unready

[ uhn-red-ee ]
/ ʌnˈrɛd i /
|

adjective

not ready; not made ready: The new stadium is as yet unready for use.
not in a state of readiness; unprepared: emotionally unready for success.
lacking in presence of mind, as when a quick decision or a sharp answer is required: Awkward situations often found him unready.
British Dialect. not dressed.
not prompt or quick.

Nearby words

  1. unravel,
  2. unreachable,
  3. unreactive,
  4. unread,
  5. unreadable,
  6. unreal,
  7. unrealistic,
  8. unreality,
  9. unrealizable,
  10. unrealized

Origin of unready

First recorded in 1250–1300, unready is from the Middle English word unredy. See un-1, ready

Related formsun·read·i·ness, noun

Dictionary.com Unabridged Based on the Random House Unabridged Dictionary, © Random House, Inc. 2019

Examples from the Web for unreadiness


British Dictionary definitions for unreadiness

unready

/ (ʌnˈrɛdɪ) /

adjective

not ready or prepared
slow or hesitant to see or act
archaic not dressed
Derived Formsunreadily, adverbunreadiness, noun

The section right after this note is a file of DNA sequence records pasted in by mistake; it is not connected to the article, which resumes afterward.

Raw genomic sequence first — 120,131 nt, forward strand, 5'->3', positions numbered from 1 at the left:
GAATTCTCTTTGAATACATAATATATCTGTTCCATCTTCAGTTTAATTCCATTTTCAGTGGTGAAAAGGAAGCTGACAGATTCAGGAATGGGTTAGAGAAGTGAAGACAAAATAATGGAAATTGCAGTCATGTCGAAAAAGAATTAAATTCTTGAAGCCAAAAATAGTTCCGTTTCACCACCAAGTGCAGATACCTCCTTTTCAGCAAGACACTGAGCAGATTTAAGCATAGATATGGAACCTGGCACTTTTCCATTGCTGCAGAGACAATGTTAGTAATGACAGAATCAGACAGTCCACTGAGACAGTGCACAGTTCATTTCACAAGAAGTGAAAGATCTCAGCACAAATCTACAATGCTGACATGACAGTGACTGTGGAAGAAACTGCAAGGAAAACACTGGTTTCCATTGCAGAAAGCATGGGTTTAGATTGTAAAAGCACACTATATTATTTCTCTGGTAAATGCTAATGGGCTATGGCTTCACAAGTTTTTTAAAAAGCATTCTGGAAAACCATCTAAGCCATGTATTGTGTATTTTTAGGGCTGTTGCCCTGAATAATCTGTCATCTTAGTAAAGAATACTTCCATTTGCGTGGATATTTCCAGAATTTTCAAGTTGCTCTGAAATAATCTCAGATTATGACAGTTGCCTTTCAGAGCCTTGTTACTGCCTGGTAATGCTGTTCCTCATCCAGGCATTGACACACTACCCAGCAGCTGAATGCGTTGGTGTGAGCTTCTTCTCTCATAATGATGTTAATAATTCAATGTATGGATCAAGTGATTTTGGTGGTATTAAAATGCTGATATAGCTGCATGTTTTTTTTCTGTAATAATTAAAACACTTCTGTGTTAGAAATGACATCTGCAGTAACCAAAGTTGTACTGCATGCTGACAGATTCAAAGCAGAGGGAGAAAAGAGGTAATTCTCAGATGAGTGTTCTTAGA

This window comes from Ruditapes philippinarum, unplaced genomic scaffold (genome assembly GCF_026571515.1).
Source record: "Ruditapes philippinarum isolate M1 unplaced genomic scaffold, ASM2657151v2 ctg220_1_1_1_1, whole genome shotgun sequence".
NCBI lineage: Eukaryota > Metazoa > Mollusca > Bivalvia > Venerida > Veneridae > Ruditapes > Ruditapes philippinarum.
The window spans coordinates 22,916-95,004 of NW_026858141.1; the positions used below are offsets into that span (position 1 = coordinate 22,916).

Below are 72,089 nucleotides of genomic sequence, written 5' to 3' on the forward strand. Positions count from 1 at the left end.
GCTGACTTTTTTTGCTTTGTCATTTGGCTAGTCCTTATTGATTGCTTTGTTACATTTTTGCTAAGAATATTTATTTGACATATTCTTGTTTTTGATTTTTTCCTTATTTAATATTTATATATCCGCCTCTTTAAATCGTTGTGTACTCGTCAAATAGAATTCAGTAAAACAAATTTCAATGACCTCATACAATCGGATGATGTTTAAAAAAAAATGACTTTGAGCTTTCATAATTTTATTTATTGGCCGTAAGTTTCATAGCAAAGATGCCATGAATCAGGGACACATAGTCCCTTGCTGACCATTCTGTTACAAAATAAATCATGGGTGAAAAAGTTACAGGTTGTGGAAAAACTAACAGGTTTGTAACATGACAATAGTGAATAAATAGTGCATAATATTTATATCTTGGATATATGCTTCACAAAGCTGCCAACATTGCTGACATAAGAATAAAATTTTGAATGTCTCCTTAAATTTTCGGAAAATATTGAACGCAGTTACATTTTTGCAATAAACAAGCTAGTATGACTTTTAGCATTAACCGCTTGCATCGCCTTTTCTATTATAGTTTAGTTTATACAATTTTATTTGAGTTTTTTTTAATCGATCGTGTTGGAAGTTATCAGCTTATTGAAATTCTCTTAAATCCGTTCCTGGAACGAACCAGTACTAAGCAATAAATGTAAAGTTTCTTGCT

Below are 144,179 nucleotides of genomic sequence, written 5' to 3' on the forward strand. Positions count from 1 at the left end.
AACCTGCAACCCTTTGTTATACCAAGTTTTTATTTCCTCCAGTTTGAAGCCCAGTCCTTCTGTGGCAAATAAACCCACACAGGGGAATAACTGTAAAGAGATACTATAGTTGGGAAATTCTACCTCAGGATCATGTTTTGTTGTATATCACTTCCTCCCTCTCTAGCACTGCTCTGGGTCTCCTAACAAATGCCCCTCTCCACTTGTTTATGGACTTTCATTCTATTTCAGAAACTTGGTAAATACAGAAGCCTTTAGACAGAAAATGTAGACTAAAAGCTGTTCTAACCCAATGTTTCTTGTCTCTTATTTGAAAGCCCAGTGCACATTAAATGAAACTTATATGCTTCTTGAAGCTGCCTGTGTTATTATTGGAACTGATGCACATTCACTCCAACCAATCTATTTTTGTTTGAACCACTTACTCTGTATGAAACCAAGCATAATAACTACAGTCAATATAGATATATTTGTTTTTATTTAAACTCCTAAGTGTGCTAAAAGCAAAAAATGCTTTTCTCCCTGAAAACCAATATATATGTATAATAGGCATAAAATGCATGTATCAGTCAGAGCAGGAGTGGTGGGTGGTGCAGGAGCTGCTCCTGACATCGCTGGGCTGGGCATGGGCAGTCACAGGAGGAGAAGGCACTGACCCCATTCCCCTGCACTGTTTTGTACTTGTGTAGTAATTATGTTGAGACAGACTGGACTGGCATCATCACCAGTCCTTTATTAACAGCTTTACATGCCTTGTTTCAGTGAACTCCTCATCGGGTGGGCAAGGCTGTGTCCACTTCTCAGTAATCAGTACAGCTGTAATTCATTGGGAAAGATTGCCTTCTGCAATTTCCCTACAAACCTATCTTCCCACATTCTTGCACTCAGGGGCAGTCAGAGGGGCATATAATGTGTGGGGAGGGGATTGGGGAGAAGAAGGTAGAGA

Collins English Dictionary - Complete & Unabridged 2012 Digital Edition © William Collins Sons & Co. Ltd. 1979, 1986 © HarperCollins Publishers 1998, 2000, 2003, 2005, 2006, 2007, 2009, 2012

Word Origin and History for unreadiness

unready

adj.

mid-14c., "not prepared," from un- (1) "not" + ready. In English history, applied to Anglo-Saxon King Æðelræd II (968-1016), where it preserves the fuller original sense of Old English ungeræd "ill-advised, rede-less, no-counsel" and plays on the king's name (which means "good-counsel"). The epithet is attested from early 13c. Old English ræda "advise, counsel" is related to read (v.). Rede "counsel" survived in poetic usage to 17c. An attempted revival by Scott (19c.) failed, though it is used in Tolkien's "Lord of the Rings."

Online Etymology Dictionary, © 2010 Douglas Harper